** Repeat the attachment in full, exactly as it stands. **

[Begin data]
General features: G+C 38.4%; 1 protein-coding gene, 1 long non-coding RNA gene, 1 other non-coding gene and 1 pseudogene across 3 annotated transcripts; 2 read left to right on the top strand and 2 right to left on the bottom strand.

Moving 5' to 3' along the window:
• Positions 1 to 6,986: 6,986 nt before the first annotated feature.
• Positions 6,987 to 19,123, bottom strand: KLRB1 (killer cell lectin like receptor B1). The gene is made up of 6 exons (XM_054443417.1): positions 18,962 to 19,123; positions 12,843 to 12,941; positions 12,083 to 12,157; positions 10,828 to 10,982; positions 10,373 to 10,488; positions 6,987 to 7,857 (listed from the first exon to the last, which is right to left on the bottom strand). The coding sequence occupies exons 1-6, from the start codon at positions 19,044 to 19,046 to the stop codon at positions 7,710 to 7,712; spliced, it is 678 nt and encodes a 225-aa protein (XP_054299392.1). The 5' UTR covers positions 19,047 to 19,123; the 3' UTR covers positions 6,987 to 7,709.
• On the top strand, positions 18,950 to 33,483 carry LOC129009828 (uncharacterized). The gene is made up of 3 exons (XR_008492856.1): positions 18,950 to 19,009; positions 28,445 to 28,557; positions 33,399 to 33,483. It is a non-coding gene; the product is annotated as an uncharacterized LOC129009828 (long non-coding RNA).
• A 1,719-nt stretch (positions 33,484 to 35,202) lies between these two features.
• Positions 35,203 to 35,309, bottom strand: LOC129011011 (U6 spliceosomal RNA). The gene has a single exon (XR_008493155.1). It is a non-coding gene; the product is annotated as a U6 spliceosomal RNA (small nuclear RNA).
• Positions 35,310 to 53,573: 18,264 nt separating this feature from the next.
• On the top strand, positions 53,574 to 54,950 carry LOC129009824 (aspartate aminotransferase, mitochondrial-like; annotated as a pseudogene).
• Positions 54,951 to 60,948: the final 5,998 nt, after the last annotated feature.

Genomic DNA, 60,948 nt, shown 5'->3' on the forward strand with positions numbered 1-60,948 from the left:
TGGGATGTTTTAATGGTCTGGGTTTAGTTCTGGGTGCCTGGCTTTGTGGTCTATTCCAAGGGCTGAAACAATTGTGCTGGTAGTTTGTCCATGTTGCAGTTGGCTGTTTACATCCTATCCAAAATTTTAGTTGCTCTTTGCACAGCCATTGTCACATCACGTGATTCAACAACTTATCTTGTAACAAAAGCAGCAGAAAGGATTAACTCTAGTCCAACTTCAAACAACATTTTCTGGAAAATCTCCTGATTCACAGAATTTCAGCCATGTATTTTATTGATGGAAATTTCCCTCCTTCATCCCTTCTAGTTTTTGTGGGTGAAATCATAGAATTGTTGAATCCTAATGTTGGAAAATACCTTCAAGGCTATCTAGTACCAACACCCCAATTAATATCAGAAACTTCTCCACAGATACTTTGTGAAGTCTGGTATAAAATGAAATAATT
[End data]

General features: G+C 38.4%; 1 protein-coding gene, 1 long non-coding RNA gene, 1 other non-coding gene and 1 pseudogene across 3 annotated transcripts; 2 read left to right on the top strand and 2 right to left on the bottom strand.

Moving 5' to 3' along the window:
• Positions 1 to 6,986: 6,986 nt before the first annotated feature.
• Positions 6,987 to 19,123, bottom strand: KLRB1 (killer cell lectin like receptor B1). The gene is made up of 6 exons (XM_054443417.1): positions 18,962 to 19,123; positions 12,843 to 12,941; positions 12,083 to 12,157; positions 10,828 to 10,982; positions 10,373 to 10,488; positions 6,987 to 7,857 (listed from the first exon to the last, which is right to left on the bottom strand). The coding sequence occupies exons 1-6, from the start codon at positions 19,044 to 19,046 to the stop codon at positions 7,710 to 7,712; spliced, it is 678 nt and encodes a 225-aa protein (XP_054299392.1). The 5' UTR covers positions 19,047 to 19,123; the 3' UTR covers positions 6,987 to 7,709.
• On the top strand, positions 18,950 to 33,483 carry LOC129009828 (uncharacterized). The gene is made up of 3 exons (XR_008492856.1): positions 18,950 to 19,009; positions 28,445 to 28,557; positions 33,399 to 33,483. It is a non-coding gene; the product is annotated as an uncharacterized LOC129009828 (long non-coding RNA).
• A 1,719-nt stretch (positions 33,484 to 35,202) lies between these two features.
• Positions 35,203 to 35,309, bottom strand: LOC129011011 (U6 spliceosomal RNA). The gene has a single exon (XR_008493155.1). It is a non-coding gene; the product is annotated as a U6 spliceosomal RNA (small nuclear RNA).
• Positions 35,310 to 53,573: 18,264 nt separating this feature from the next.
• On the top strand, positions 53,574 to 54,950 carry LOC129009824 (aspartate aminotransferase, mitochondrial-like; annotated as a pseudogene).
• Positions 54,951 to 60,948: the final 5,998 nt, after the last annotated feature.

Genomic DNA, 60,948 nt, shown 5'->3' on the forward strand with positions numbered 1-60,948 from the left:
TGGGATGTTTTAATGGTCTGGGTTTAGTTCTGGGTGCCTGGCTTTGTGGTCTATTCCAAGGGCTGAAACAATTGTGCTGGTAGTTTGTCCATGTTGCAGTTGGCTGTTTACATCCTATCCAAAATTTTAGTTGCTCTTTGCACAGCCATTGTCACATCACGTGATTCAACAACTTATCTTGTAACAAAAGCAGCAGAAAGGATTAACTCTAGTCCAACTTCAAACAACATTTTCTGGAAAATCTCCTGATTCACAGAATTTCAGCCATGTATTTTATTGATGGAAATTTCCCTCCTTCATCCCTTCTAGTTTTTGTGGGTGAAATCATAGAATTGTTGAATCCTAATGTTGGAAAATACCTTCAAGGCTATCTAGTACCAACACCCCAATTAATATCAGAAACTTCTCCACAGATACTTTGTGAAGTCTGGTATAAAATGAAATAATT